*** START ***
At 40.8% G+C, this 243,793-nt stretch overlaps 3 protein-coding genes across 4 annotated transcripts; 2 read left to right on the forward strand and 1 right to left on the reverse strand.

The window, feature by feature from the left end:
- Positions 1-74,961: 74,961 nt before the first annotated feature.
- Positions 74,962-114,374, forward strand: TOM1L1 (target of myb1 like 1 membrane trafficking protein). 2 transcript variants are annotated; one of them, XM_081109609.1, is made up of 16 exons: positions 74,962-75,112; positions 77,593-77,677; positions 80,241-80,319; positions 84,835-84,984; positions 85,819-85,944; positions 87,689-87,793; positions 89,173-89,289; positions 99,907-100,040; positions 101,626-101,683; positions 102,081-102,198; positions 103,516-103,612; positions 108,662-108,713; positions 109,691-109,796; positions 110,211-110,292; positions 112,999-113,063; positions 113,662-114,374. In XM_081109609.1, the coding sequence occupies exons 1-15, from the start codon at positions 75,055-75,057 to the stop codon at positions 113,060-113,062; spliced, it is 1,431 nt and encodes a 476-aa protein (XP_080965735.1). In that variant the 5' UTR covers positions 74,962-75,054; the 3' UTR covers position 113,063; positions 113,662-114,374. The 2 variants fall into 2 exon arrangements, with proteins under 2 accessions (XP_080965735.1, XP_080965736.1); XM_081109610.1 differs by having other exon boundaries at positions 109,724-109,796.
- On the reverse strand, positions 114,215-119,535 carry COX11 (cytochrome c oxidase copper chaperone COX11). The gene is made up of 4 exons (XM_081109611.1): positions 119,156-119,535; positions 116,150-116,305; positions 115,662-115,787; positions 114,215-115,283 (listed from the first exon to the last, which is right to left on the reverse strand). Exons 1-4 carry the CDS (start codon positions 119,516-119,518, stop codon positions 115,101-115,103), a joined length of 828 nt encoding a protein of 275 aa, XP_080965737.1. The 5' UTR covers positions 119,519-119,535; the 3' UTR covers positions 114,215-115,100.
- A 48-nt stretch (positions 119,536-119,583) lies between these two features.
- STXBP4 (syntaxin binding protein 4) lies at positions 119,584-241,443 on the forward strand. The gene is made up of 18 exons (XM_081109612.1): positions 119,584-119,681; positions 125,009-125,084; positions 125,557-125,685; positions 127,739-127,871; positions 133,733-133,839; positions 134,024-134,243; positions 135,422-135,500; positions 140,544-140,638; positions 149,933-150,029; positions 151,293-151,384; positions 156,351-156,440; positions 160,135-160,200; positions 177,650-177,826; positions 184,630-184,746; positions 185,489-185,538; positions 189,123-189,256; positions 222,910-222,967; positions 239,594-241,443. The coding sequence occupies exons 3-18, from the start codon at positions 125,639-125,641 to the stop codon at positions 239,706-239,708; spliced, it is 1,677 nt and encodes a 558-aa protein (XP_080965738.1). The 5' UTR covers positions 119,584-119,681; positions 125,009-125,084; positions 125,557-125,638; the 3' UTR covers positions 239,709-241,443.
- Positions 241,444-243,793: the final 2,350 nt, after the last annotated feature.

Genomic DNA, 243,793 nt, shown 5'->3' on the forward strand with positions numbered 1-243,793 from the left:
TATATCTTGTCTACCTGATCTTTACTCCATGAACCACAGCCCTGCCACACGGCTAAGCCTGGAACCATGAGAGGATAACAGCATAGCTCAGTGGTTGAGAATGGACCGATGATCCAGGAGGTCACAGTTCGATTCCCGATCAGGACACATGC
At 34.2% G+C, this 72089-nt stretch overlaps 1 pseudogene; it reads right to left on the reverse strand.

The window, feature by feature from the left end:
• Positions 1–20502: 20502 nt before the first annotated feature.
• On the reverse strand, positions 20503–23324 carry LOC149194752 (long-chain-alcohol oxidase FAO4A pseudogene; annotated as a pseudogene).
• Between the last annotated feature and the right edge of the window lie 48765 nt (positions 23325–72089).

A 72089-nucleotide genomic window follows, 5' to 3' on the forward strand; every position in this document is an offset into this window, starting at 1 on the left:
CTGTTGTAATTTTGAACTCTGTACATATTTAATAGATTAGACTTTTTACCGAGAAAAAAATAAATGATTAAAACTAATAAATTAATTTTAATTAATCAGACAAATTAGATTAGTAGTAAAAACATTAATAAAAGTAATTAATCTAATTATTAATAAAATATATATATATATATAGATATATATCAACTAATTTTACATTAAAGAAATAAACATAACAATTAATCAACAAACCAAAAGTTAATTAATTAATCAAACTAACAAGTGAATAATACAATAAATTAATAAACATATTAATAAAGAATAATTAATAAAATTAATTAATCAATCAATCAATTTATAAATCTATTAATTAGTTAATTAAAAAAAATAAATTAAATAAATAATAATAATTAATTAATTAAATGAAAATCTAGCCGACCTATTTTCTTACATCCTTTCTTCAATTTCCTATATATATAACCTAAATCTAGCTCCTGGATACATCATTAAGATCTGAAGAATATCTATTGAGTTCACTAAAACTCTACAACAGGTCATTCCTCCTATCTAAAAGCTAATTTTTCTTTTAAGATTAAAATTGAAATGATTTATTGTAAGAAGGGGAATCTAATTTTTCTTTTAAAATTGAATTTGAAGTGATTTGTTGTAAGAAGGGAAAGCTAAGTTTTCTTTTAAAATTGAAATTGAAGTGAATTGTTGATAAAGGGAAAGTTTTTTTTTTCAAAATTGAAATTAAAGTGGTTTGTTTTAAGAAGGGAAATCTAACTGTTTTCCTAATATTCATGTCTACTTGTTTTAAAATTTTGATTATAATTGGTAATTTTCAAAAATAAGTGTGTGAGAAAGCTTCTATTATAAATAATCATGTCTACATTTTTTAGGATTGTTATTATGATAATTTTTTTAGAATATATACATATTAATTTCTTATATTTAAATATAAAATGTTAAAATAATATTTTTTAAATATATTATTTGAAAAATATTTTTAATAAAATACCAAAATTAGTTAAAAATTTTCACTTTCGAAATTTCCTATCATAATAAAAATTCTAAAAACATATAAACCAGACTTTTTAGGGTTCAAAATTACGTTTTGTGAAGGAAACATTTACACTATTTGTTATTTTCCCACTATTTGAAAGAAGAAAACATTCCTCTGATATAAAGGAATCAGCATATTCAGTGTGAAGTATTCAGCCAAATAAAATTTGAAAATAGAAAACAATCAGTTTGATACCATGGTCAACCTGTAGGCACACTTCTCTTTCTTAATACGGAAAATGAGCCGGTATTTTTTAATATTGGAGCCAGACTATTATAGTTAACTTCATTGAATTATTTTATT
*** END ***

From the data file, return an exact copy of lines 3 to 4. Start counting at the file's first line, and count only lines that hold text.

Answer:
- Positions 1-74,961: 74,961 nt before the first annotated feature.
- Positions 74,962-114,374, forward strand: TOM1L1 (target of myb1 like 1 membrane trafficking protein). 2 transcript variants are annotated; one of them, XM_081109609.1, is made up of 16 exons: positions 74,962-75,112; positions 77,593-77,677; positions 80,241-80,319; positions 84,835-84,984; positions 85,819-85,944; positions 87,689-87,793; positions 89,173-89,289; positions 99,907-100,040; positions 101,626-101,683; positions 102,081-102,198; positions 103,516-103,612; positions 108,662-108,713; positions 109,691-109,796; positions 110,211-110,292; positions 112,999-113,063; positions 113,662-114,374. In XM_081109609.1, the coding sequence occupies exons 1-15, from the start codon at positions 75,055-75,057 to the stop codon at positions 113,060-113,062; spliced, it is 1,431 nt and encodes a 476-aa protein (XP_080965735.1). In that variant the 5' UTR covers positions 74,962-75,054; the 3' UTR covers position 113,063; positions 113,662-114,374. The 2 variants fall into 2 exon arrangements, with proteins under 2 accessions (XP_080965735.1, XP_080965736.1); XM_081109610.1 differs by having other exon boundaries at positions 109,724-109,796.